The History of Wedding Invitations – Part 2

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People have always wanted to celebrate important events with family and friends, but it wasn’t always as easy as it is today to inform them of those events.

The Colonial Period and Victorian Era
In the early 1600s, as newspapers began to appear throughout Europe and in the American colonies, wedding announcements began appearing almost immediately.

Alois Senefelder, an Austrian actor and playwright, invented lithography in 1796. Using a greasy, acid-resistant ink, he found that he could transfer a printed image onto a flat, smooth limestone. He could then transfer that image to paper by pressing it against the stone. He continued his experiments until he had developed a workable lithographic printing press. This invention is important in the history of printing in general, but especially as it relates to wedding invitations, as it radically reduced the amount of time and expense involved in creating a finished invite. For the first time in history, wedding invitations became affordable to classes other than the nobility and extremely wealthy. By 1837, techniques were developed to even allow multiple colors to be printed using lithography.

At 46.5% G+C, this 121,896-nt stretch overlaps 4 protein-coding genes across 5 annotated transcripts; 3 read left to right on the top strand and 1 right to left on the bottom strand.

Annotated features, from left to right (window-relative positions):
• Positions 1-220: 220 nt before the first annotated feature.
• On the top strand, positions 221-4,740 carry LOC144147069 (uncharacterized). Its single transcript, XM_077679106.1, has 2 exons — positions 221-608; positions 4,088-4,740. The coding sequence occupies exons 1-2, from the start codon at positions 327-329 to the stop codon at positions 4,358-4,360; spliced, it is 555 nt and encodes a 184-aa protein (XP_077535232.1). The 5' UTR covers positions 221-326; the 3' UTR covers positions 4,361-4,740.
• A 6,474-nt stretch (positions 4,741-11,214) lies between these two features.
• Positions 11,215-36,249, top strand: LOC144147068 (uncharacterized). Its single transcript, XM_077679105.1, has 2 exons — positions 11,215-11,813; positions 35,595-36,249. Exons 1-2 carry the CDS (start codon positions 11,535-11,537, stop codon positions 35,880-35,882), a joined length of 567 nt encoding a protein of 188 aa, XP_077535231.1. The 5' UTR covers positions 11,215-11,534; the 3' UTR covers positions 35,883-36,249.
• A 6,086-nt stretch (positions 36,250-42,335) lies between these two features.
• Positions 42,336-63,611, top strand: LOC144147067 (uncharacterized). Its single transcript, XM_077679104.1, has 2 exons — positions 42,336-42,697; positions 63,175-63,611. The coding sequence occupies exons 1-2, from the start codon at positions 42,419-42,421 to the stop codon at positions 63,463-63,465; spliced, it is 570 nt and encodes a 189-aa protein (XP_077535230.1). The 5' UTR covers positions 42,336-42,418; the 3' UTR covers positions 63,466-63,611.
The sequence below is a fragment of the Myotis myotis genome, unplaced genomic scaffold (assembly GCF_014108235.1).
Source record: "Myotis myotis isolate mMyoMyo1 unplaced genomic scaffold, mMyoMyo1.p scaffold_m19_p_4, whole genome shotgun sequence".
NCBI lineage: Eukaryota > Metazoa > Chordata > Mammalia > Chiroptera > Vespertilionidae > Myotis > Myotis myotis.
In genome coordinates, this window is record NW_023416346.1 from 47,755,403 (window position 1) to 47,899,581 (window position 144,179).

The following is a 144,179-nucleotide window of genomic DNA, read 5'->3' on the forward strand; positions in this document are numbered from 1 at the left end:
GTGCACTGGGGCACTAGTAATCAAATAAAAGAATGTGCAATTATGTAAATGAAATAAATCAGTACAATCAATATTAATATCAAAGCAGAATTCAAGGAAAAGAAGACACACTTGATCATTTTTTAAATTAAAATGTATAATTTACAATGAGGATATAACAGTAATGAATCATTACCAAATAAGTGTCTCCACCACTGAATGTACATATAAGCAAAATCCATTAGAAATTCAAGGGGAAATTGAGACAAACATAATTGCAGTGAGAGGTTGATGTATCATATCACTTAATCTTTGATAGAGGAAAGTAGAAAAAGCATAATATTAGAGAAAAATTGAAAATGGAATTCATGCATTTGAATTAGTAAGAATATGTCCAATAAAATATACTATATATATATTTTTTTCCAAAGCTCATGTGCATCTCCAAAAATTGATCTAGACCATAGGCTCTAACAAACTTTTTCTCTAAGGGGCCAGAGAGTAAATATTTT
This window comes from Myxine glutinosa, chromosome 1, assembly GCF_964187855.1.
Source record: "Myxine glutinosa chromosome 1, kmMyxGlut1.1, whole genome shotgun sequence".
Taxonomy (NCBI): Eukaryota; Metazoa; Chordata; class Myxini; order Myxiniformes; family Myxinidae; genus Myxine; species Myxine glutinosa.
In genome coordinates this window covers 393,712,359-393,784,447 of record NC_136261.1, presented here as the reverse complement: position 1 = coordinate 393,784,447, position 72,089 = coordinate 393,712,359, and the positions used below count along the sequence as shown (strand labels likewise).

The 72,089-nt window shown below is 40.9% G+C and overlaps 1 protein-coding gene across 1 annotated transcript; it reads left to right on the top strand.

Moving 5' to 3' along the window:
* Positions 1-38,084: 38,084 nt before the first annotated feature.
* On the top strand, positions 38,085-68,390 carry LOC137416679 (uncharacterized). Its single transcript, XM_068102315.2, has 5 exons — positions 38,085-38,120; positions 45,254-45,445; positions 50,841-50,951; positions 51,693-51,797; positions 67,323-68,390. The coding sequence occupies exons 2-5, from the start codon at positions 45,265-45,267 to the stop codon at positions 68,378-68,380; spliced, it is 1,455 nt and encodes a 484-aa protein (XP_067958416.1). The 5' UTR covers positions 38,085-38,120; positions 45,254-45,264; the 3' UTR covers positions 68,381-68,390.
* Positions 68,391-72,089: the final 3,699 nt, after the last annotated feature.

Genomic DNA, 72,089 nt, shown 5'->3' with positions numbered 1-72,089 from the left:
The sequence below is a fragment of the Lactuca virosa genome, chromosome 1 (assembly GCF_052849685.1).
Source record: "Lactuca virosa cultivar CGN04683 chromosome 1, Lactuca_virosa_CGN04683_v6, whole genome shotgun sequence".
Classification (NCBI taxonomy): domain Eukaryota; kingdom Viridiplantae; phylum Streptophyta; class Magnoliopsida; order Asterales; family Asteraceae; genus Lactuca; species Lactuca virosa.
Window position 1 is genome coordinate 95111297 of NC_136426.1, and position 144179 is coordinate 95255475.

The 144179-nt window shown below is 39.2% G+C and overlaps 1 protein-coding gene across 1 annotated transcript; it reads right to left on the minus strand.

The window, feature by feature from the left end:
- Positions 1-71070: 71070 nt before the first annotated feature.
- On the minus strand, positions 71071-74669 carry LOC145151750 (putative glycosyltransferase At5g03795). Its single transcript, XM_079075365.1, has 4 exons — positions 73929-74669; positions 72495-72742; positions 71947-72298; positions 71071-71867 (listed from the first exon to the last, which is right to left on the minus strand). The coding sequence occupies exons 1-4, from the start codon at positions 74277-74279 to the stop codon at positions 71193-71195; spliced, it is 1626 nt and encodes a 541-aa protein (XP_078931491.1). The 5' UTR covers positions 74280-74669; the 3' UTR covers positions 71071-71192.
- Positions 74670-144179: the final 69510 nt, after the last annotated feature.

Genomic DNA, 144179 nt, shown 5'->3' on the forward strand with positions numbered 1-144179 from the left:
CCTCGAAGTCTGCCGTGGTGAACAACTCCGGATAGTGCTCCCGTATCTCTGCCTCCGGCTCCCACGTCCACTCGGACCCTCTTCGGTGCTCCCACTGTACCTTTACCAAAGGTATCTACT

During the 19th century, most wedding invitations began to be printed this way, though some were still hand-crafted. Invitations were mailed two weeks before the wedding, in double envelopes. Postal systems were still in their infancy and posted letters were often subjected to some pretty rough handling. The outer envelope, containing the recipients’ addresses and the required postage, was removed by a servant so that the invite could be delivered to the master of the house in a clean, presentable inner envelope.

As invitations became accessible to people of more modest means, budgets became more of a concern. Sometimes large weddings were planned, but the reception party had to be a bit more intimate. This gave rise to the addition of reception cards in the invitation package, included with those invitations where the guest was also invited to the reception. Most weddings at this time took place in churches, so to insure enough seating for those invited, pew cards, directing the guest to their reserved pews, were included, especially where the church was small. Only those guests presenting pew cards were admitted to the wedding ceremony.

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